March 7, 2016

The BrainDance

“Developed by Anne Green Gilbert, the BrainDance is a series of exercises that we use in all CDC (Creative Dance Center) classes. It is comprised of eight developmental movement patterns that healthy human beings naturally move through in the first year of life. As babies, we did these movements on our tummies, sides, and back on the floor. However, cycling through these patterns at any age, daily or weekly while sitting or standing, has been found to be beneficial in reorganizing our central nervous system. Repeating these patterns over time may help us fill in any missing gaps in our neurological system due to birth trauma, illness, environment, head injury or not enough floor time as a baby.”


Learning the BrainDance proved to be a useful tool for me as a dance instructor and it began to seep into other areas of my movement world. This new vocabulary, both in movement and language, was showing itself in all other modalities at Local Motion Studio. In almost every class I saw upper-lower, body-sides, cross lateral, core distal, head-tail  and of course the use of breath. Pilates, yoga, barre, sculpt; they all have these elements in it. This spoke to the brain compatibility of these classes and it was clear that using this language could help our students better understand their bodies in space when moving, or in stillness.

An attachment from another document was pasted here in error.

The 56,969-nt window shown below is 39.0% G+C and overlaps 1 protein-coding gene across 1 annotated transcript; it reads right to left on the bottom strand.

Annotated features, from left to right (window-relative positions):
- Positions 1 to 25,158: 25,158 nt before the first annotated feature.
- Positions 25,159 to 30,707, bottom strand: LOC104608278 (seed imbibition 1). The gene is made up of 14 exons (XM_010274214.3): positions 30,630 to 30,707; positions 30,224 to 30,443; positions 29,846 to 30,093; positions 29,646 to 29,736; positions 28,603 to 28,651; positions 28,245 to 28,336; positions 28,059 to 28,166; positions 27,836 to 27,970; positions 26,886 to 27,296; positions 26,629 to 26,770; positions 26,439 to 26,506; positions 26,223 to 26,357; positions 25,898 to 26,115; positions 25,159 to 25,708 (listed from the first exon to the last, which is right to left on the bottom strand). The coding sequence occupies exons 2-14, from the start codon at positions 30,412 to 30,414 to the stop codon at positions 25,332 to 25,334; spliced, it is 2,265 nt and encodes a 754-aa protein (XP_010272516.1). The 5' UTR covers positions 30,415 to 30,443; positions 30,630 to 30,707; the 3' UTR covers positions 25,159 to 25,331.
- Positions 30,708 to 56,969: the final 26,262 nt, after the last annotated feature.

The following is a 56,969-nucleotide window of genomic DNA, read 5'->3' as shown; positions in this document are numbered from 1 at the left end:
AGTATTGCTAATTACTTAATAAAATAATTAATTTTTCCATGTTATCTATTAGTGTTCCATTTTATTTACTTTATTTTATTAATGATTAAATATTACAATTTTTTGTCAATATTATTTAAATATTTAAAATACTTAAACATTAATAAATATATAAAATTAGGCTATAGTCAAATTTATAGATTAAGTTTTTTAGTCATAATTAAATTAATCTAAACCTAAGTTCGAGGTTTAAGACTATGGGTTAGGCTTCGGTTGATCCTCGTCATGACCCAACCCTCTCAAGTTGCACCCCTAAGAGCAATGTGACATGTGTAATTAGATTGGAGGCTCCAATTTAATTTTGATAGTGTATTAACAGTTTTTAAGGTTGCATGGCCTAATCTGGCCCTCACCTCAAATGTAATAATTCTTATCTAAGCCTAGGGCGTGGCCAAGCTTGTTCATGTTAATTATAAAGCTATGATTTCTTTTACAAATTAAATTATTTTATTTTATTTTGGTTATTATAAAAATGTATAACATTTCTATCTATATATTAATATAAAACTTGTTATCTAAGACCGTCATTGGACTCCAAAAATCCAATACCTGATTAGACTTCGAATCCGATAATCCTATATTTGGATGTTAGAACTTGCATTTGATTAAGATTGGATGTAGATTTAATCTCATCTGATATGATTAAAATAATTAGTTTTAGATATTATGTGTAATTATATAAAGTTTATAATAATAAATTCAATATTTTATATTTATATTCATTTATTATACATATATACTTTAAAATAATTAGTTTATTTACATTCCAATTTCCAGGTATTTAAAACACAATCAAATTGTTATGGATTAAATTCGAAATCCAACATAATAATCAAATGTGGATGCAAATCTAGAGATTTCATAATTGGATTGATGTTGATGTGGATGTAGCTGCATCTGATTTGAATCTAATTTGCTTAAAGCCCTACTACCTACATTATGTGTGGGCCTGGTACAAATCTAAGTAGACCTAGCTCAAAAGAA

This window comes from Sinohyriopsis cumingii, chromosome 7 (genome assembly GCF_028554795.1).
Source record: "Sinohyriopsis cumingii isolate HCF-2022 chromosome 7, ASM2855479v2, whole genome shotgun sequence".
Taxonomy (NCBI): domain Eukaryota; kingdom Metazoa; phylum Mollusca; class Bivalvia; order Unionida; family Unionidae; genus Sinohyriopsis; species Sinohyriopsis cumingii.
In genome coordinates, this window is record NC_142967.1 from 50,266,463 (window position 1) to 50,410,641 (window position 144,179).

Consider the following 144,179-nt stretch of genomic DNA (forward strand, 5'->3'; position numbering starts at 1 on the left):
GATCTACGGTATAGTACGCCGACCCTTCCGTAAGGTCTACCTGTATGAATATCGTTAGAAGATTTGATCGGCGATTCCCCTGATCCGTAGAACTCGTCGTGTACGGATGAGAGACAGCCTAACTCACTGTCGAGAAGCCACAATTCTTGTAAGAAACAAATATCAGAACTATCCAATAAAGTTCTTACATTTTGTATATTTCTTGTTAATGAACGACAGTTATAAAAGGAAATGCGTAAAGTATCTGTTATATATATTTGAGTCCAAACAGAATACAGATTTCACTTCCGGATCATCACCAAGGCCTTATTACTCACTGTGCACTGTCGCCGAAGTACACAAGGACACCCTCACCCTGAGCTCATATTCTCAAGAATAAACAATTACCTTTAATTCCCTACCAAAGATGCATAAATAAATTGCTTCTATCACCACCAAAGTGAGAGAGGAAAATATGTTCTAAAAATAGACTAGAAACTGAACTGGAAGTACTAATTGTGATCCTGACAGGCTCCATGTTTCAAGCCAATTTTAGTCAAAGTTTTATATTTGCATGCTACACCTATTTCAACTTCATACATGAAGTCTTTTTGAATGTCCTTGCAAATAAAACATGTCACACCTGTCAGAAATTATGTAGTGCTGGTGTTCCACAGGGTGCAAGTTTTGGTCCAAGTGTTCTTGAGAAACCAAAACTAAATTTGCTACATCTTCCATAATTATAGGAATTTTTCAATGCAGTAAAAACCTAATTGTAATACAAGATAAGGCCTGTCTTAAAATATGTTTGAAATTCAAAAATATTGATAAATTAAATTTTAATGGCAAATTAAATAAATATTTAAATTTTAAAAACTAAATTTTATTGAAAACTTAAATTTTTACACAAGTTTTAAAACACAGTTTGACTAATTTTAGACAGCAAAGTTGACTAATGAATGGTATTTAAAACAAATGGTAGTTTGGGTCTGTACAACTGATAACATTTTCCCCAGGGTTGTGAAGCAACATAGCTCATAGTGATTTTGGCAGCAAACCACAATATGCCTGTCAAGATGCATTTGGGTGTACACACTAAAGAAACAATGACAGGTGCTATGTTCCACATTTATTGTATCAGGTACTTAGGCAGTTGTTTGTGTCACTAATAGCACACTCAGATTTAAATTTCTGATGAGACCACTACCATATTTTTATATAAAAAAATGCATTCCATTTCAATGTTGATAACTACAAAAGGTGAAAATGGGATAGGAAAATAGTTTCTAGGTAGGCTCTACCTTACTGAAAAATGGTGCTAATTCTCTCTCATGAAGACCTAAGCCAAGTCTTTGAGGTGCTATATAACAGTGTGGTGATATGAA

Vestibular and tactile were lacking in most classes. Going upside down in yoga, or in some of the balance work in sculpt and barre,  certainly stimulates the vestibular system. The occasional massage work in yoga is tactile. But I wanted to see more.  I began to seek out ways to incorporate this into my own Pilates classes, which already had body-sides, body-halves, cross-lateral, head-tail and breath. I sometimes will start with tapping and squeezing of the muscles to warm up, either based directly on the BrainDance, or from some of the imagery of Franklin Method.  I try to find ways to challenge balance while standing and moving across the floor and play with eye focus.

Brain Dance, and it parts, became another tool for me. not only to help my students understand movement, but also to help design better classes. When you are taking class this week, see where you notice some of the parts of the BrainDance. It is such a gift when you can understand your body in many movement terms. To understand movement on all planes, and the energy, quality, and motivation behind it, can help with coordination, balance, and overall outcomes of the classes you attend.

To read more about Brain Dance, Anne Green Gilbert or Creative Dance Center, go to


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